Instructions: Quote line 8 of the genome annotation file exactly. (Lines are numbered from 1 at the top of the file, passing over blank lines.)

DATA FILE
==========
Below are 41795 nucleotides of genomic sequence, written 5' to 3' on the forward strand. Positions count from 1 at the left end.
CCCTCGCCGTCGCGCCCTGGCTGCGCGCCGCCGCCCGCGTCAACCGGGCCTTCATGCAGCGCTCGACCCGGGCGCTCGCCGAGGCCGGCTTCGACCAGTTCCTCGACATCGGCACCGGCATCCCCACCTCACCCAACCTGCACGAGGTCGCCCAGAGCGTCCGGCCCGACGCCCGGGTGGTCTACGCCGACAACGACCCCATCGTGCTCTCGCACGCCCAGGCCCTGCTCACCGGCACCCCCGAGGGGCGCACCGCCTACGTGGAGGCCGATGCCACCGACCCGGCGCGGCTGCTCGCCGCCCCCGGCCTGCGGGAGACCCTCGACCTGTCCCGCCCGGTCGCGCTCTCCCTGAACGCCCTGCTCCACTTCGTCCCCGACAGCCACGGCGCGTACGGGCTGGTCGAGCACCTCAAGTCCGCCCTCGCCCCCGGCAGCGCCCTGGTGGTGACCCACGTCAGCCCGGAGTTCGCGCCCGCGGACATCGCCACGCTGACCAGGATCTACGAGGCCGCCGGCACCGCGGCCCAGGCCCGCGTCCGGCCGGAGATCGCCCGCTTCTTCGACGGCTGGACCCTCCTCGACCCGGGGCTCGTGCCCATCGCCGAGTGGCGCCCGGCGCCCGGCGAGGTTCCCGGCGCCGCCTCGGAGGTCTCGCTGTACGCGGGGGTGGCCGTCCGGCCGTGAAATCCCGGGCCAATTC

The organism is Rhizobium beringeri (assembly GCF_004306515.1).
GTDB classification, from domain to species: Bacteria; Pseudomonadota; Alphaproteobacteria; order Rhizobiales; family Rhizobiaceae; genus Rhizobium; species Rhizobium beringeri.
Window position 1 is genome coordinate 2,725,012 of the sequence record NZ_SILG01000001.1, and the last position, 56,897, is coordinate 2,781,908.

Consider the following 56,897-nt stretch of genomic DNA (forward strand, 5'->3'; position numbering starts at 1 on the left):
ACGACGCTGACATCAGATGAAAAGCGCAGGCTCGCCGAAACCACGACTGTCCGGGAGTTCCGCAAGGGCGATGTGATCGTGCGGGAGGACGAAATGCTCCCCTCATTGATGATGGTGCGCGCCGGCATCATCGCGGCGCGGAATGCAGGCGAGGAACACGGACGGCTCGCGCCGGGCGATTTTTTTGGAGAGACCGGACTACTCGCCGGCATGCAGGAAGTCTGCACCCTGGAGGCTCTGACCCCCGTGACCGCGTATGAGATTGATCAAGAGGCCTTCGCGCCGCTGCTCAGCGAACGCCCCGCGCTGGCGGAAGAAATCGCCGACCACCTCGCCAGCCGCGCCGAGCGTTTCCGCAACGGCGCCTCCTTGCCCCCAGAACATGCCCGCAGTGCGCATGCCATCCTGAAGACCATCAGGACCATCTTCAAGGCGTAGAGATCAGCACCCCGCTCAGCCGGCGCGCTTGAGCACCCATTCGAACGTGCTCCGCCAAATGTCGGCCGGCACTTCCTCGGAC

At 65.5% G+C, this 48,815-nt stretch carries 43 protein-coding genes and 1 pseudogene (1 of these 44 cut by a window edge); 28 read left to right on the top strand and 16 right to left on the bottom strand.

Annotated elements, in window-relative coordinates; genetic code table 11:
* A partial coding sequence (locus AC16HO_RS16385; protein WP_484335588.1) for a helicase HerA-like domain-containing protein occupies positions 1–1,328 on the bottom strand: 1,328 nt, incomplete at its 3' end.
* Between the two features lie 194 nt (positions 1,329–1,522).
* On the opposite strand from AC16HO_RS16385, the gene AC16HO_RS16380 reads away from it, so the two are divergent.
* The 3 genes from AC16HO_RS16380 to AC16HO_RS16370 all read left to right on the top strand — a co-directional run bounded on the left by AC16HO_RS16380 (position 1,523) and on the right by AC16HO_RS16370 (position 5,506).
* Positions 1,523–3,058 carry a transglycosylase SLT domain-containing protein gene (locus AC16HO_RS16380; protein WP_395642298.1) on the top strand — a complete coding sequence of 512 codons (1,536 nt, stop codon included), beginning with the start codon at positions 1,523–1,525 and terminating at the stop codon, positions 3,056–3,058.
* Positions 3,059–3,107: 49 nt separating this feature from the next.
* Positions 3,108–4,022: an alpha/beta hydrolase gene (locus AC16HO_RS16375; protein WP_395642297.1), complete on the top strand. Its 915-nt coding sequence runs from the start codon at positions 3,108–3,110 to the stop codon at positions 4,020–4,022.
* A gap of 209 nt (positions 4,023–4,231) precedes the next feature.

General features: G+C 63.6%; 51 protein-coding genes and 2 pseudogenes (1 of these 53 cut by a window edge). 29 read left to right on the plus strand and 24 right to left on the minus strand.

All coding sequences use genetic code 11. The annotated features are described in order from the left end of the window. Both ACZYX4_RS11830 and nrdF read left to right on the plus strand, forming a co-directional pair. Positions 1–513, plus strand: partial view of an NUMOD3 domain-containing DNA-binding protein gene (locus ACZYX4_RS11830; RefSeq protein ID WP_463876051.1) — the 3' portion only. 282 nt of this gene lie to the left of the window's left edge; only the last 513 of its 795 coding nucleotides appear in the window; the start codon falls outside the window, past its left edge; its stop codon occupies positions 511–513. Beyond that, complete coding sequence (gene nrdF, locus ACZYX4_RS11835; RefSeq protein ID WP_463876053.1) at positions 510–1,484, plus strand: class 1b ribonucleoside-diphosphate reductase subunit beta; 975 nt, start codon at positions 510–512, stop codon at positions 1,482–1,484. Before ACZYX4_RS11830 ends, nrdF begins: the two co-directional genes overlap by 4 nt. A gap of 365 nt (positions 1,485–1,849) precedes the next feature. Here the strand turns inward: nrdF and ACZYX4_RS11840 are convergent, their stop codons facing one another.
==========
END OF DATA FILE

At 65.5% G+C, this 48,815-nt stretch carries 43 protein-coding genes and 1 pseudogene (1 of these 44 cut by a window edge); 28 read left to right on the top strand and 16 right to left on the bottom strand.